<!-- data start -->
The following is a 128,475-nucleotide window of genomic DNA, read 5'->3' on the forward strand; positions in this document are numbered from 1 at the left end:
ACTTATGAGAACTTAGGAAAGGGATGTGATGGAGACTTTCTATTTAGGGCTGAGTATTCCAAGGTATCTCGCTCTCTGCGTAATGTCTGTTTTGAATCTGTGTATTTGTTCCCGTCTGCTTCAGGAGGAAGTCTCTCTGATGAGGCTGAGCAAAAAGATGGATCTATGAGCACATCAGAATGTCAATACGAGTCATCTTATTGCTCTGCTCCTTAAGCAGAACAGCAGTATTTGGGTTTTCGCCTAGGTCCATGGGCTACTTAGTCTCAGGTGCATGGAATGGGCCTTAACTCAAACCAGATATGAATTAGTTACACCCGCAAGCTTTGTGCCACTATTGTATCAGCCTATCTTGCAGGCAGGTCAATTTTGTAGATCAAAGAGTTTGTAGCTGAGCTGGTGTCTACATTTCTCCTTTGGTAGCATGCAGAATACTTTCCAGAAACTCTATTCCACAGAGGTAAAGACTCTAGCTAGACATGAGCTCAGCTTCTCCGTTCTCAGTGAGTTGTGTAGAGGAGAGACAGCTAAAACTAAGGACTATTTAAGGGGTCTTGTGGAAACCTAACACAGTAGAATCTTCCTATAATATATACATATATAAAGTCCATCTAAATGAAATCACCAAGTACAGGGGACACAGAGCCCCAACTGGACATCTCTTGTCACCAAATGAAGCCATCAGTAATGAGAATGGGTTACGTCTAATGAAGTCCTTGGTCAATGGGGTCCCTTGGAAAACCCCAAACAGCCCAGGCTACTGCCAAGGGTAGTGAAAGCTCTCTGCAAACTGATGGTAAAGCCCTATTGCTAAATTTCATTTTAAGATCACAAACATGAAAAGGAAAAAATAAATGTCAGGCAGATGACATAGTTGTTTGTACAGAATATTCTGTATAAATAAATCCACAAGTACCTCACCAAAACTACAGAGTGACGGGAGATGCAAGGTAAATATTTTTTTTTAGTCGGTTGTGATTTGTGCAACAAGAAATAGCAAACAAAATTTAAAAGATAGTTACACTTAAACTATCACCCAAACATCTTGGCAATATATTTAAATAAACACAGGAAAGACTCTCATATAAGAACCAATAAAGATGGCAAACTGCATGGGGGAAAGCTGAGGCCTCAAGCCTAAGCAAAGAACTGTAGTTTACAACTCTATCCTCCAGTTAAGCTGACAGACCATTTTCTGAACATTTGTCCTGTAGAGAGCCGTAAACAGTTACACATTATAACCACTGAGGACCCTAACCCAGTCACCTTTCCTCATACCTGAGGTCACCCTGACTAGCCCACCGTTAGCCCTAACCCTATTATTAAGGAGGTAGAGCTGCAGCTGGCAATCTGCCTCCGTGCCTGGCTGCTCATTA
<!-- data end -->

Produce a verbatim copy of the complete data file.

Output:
The following is a 128,475-nucleotide window of genomic DNA, read 5'->3' on the forward strand; positions in this document are numbered from 1 at the left end:
ACTTATGAGAACTTAGGAAAGGGATGTGATGGAGACTTTCTATTTAGGGCTGAGTATTCCAAGGTATCTCGCTCTCTGCGTAATGTCTGTTTTGAATCTGTGTATTTGTTCCCGTCTGCTTCAGGAGGAAGTCTCTCTGATGAGGCTGAGCAAAAAGATGGATCTATGAGCACATCAGAATGTCAATACGAGTCATCTTATTGCTCTGCTCCTTAAGCAGAACAGCAGTATTTGGGTTTTCGCCTAGGTCCATGGGCTACTTAGTCTCAGGTGCATGGAATGGGCCTTAACTCAAACCAGATATGAATTAGTTACACCCGCAAGCTTTGTGCCACTATTGTATCAGCCTATCTTGCAGGCAGGTCAATTTTGTAGATCAAAGAGTTTGTAGCTGAGCTGGTGTCTACATTTCTCCTTTGGTAGCATGCAGAATACTTTCCAGAAACTCTATTCCACAGAGGTAAAGACTCTAGCTAGACATGAGCTCAGCTTCTCCGTTCTCAGTGAGTTGTGTAGAGGAGAGACAGCTAAAACTAAGGACTATTTAAGGGGTCTTGTGGAAACCTAACACAGTAGAATCTTCCTATAATATATACATATATAAAGTCCATCTAAATGAAATCACCAAGTACAGGGGACACAGAGCCCCAACTGGACATCTCTTGTCACCAAATGAAGCCATCAGTAATGAGAATGGGTTACGTCTAATGAAGTCCTTGGTCAATGGGGTCCCTTGGAAAACCCCAAACAGCCCAGGCTACTGCCAAGGGTAGTGAAAGCTCTCTGCAAACTGATGGTAAAGCCCTATTGCTAAATTTCATTTTAAGATCACAAACATGAAAAGGAAAAAATAAATGTCAGGCAGATGACATAGTTGTTTGTACAGAATATTCTGTATAAATAAATCCACAAGTACCTCACCAAAACTACAGAGTGACGGGAGATGCAAGGTAAATATTTTTTTTTAGTCGGTTGTGATTTGTGCAACAAGAAATAGCAAACAAAATTTAAAAGATAGTTACACTTAAACTATCACCCAAACATCTTGGCAATATATTTAAATAAACACAGGAAAGACTCTCATATAAGAACCAATAAAGATGGCAAACTGCATGGGGGAAAGCTGAGGCCTCAAGCCTAAGCAAAGAACTGTAGTTTACAACTCTATCCTCCAGTTAAGCTGACAGACCATTTTCTGAACATTTGTCCTGTAGAGAGCCGTAAACAGTTACACATTATAACCACTGAGGACCCTAACCCAGTCACCTTTCCTCATACCTGAGGTCACCCTGACTAGCCCACCGTTAGCCCTAACCCTATTATTAAGGAGGTAGAGCTGCAGCTGGCAATCTGCCTCCGTGCCTGGCTGCTCATTA